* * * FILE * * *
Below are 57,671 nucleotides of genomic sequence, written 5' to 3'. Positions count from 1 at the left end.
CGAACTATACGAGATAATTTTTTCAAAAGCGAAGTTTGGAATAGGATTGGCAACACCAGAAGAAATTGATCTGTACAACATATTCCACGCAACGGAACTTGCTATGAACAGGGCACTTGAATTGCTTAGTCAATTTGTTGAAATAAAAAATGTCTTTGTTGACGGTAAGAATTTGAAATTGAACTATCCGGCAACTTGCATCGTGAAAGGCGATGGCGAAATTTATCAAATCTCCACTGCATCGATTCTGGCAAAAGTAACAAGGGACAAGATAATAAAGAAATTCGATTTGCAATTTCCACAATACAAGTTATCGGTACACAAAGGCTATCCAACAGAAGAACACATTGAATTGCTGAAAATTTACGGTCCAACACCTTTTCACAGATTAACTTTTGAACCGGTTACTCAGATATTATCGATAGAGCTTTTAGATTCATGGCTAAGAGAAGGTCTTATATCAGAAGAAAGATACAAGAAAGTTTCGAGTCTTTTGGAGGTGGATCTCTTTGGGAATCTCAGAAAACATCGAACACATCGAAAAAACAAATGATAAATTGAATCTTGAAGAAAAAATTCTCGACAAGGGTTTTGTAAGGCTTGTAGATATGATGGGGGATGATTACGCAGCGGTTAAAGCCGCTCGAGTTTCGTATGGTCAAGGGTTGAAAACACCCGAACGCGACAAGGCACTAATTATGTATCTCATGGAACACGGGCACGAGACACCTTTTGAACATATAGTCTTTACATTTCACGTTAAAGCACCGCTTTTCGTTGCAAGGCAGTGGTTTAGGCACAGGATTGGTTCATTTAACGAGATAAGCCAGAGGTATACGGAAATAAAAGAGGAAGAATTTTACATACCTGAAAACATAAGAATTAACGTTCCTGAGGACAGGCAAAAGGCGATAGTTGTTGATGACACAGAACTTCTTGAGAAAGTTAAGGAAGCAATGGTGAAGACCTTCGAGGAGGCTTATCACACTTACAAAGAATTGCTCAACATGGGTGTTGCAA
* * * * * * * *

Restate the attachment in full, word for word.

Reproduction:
Below are 57,671 nucleotides of genomic sequence, written 5' to 3'. Positions count from 1 at the left end.
CGAACTATACGAGATAATTTTTTCAAAAGCGAAGTTTGGAATAGGATTGGCAACACCAGAAGAAATTGATCTGTACAACATATTCCACGCAACGGAACTTGCTATGAACAGGGCACTTGAATTGCTTAGTCAATTTGTTGAAATAAAAAATGTCTTTGTTGACGGTAAGAATTTGAAATTGAACTATCCGGCAACTTGCATCGTGAAAGGCGATGGCGAAATTTATCAAATCTCCACTGCATCGATTCTGGCAAAAGTAACAAGGGACAAGATAATAAAGAAATTCGATTTGCAATTTCCACAATACAAGTTATCGGTACACAAAGGCTATCCAACAGAAGAACACATTGAATTGCTGAAAATTTACGGTCCAACACCTTTTCACAGATTAACTTTTGAACCGGTTACTCAGATATTATCGATAGAGCTTTTAGATTCATGGCTAAGAGAAGGTCTTATATCAGAAGAAAGATACAAGAAAGTTTCGAGTCTTTTGGAGGTGGATCTCTTTGGGAATCTCAGAAAACATCGAACACATCGAAAAAACAAATGATAAATTGAATCTTGAAGAAAAAATTCTCGACAAGGGTTTTGTAAGGCTTGTAGATATGATGGGGGATGATTACGCAGCGGTTAAAGCCGCTCGAGTTTCGTATGGTCAAGGGTTGAAAACACCCGAACGCGACAAGGCACTAATTATGTATCTCATGGAACACGGGCACGAGACACCTTTTGAACATATAGTCTTTACATTTCACGTTAAAGCACCGCTTTTCGTTGCAAGGCAGTGGTTTAGGCACAGGATTGGTTCATTTAACGAGATAAGCCAGAGGTATACGGAAATAAAAGAGGAAGAATTTTACATACCTGAAAACATAAGAATTAACGTTCCTGAGGACAGGCAAAAGGCGATAGTTGTTGATGACACAGAACTTCTTGAGAAAGTTAAGGAAGCAATGGTGAAGACCTTCGAGGAGGCTTATCACACTTACAAAGAATTGCTCAACATGGGTGTTGCAA